Tuesday, 24 April 2012

Healthy, Tasty, Easy and Fun Vegan Cooking!

Yum - pumpkin soup! Make sure your pumpkin is soft (boil it)
then blend with water, veg stock, garlic and onions
Well, I'm not vegan, although I try to be for most of the week. Why? Well, it's healthier (a good way to have more energy, lose weight and clear up the skin, for starters), better for the environment, cheaper, and causes a lot less cruelty and suffering on its way to your plate. Plus it can taste amazing! For those of you who love a good steak (and believe me, I love my steaks, bacon sandwiches and chicken dishes too much to totally give them up... hey, some progress is better than none!), the word "vegan" might conjure up images of malnourished hippies sharing a cupful of lentils and leaves, but there is so much more to it than that. The meat and dairy industries are very powerful, their influence extending into our schools and media, convincing us that we can't live without their products. Well, take the time to meet a few vegans and you'll soon notice that they're still alive! Not only that, but a lot of the vegans I know have a healthy glow and look very healthy.For me, cooking vegan makes me feel as if I'm doing something good for the environment and for myself, and forces me to be creative - and hey!- it produces some delicious results.

Of course, it all depends on how you do it. Technically, bags of crisps, mountains of sweets and starchy white bread are vegan, but surviving entirely on those won't do you a lot of good, but neither will massive steaks covered in melted cheese every day. As mothers throughout the ages have always said - "everything in moderation". With "super-sized" meals and perhaps less nutritional education being taught these days, meat-to-veg ratios have crept more and more out of balance. The amount of meat you eat with one meal, for example, should only be the size of a deck of cards (e.g. see the American Cancer Society's diet suggestions for staying healthy). How many of us can honestly say that we follow those guidelines?

Despite the many benefits of a vegan diet, I wouldn't advise cutting meat out unless you've read up on nutrition and know what things you need to eat to balance out the sudden drop in protein and vitamin D. And, of course, if you have reason to believe it might harm your health you should consult a doctor or nutritionist first. There are plenty of people waiting to tell you how unhealthy the diet is, and plenty of sensationalist stories about people who became ill on vegan diets, but usually it is that those people had not fully researched what their bodies needed before cutting out all animal products, and a lot of misinformation exists about what you can and can't get from a vegan diet.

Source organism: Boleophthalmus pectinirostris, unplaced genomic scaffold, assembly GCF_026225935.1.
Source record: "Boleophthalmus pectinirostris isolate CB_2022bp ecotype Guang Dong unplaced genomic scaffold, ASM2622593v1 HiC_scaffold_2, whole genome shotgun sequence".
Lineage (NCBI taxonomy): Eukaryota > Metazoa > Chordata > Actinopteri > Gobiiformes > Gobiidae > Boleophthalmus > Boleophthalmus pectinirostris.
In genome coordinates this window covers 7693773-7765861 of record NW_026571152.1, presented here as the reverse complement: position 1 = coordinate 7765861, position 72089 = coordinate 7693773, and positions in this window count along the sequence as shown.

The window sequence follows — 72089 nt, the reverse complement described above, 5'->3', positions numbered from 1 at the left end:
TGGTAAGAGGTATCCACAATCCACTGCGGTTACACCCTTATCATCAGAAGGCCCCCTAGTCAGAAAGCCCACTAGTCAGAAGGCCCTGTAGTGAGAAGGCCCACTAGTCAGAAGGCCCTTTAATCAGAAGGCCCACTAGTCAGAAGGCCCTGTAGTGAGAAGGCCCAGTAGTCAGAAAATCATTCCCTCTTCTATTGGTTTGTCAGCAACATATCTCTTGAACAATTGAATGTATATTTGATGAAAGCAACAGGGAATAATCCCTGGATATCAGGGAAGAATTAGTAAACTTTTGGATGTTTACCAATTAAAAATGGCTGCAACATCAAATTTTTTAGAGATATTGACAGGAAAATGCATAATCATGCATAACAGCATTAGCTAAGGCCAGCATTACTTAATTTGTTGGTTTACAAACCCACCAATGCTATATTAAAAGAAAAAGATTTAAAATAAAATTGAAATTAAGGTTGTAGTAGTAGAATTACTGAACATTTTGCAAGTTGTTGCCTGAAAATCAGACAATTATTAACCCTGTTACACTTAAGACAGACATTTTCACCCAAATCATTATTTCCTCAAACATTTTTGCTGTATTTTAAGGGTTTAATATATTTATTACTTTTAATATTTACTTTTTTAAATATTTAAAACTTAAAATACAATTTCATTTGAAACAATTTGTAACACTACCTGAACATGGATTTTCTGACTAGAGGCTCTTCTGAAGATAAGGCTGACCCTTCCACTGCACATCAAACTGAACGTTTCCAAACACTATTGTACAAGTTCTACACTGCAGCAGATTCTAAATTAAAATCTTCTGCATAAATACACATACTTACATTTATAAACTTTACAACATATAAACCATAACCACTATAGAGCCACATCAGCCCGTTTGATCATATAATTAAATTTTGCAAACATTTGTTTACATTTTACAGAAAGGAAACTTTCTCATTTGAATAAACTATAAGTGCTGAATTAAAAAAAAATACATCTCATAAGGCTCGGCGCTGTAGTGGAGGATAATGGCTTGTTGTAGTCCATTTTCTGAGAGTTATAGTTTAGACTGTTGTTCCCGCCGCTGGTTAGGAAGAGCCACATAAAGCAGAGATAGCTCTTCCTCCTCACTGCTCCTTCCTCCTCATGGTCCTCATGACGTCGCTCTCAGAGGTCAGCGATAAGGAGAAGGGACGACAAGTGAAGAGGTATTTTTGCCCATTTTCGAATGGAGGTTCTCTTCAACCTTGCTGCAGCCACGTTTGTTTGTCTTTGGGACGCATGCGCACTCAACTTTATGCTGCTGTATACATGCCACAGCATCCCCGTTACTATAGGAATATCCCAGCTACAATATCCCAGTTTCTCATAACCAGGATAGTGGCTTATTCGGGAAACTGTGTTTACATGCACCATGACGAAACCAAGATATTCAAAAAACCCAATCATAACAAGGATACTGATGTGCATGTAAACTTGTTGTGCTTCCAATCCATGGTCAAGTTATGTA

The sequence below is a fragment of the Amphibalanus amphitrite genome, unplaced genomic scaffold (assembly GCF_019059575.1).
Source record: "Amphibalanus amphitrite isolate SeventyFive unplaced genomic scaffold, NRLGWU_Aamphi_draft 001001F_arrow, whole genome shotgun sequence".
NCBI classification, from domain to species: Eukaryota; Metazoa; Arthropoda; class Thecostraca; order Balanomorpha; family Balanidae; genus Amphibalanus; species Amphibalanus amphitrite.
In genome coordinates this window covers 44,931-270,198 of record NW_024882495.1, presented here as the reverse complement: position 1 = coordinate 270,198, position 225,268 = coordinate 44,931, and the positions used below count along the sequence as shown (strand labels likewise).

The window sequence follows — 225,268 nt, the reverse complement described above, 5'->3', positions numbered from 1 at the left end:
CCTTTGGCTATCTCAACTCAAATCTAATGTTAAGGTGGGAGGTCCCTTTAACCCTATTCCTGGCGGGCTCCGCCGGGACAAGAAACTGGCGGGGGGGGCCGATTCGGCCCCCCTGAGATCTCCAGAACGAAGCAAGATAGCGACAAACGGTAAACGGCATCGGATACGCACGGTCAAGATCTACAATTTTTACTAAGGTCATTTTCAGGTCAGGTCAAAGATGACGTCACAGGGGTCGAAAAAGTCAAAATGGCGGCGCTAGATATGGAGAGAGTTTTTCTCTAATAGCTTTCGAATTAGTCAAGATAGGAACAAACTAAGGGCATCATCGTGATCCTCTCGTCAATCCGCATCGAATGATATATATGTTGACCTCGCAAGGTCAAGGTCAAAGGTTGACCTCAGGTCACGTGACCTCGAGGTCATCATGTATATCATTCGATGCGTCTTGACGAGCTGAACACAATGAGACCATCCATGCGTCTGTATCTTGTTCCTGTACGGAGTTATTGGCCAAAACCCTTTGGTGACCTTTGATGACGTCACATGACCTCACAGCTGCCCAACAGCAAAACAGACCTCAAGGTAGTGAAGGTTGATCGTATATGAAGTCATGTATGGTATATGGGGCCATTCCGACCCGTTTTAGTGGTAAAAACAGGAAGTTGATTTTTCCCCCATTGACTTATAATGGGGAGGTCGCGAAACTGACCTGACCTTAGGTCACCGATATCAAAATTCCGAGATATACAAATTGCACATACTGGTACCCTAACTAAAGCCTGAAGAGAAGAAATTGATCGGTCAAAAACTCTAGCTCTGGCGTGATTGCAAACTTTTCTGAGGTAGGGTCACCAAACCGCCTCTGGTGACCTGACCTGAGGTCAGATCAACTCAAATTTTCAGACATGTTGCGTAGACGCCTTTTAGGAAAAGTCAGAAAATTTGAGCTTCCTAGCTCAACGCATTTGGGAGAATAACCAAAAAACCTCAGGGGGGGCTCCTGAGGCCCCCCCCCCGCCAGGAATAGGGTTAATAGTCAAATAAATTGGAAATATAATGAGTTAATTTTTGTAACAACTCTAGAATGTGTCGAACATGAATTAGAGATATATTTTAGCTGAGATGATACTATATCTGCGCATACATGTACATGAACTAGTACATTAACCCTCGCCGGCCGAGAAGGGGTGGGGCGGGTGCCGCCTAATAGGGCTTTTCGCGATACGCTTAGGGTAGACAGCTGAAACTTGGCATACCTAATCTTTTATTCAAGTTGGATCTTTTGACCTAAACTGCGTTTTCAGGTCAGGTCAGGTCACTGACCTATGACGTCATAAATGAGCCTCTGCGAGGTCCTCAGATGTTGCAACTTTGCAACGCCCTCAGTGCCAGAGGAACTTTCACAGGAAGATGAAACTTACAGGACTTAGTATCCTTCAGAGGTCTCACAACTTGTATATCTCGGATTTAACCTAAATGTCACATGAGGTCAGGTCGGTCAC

I still eat meat in two or three meals a week (small amounts, usually) and try to avoid milk products just because they don't sit well with me (although I love the taste of cheese). I find that creating vegan meals at home helps me to be creative, and for those of you who might have no idea of where to start, I've been taking pictures of my meals for the last couple of weeks to show you. This is not "how to be vegan", but "some nice ideas for meals which are tasty and just so happen to be vegan"!

Suggested things for your kitchen:
As many vegetables as you can get your hands on: courgettes/zucchini, peppers, aubergine/egglant, tomatoes, leek, onions, spring/green onion, cabbage, pumpkin, squash, avocado (technically a fruit but amazing with everything), broccoli, green beans, asparagus, spinach, garlic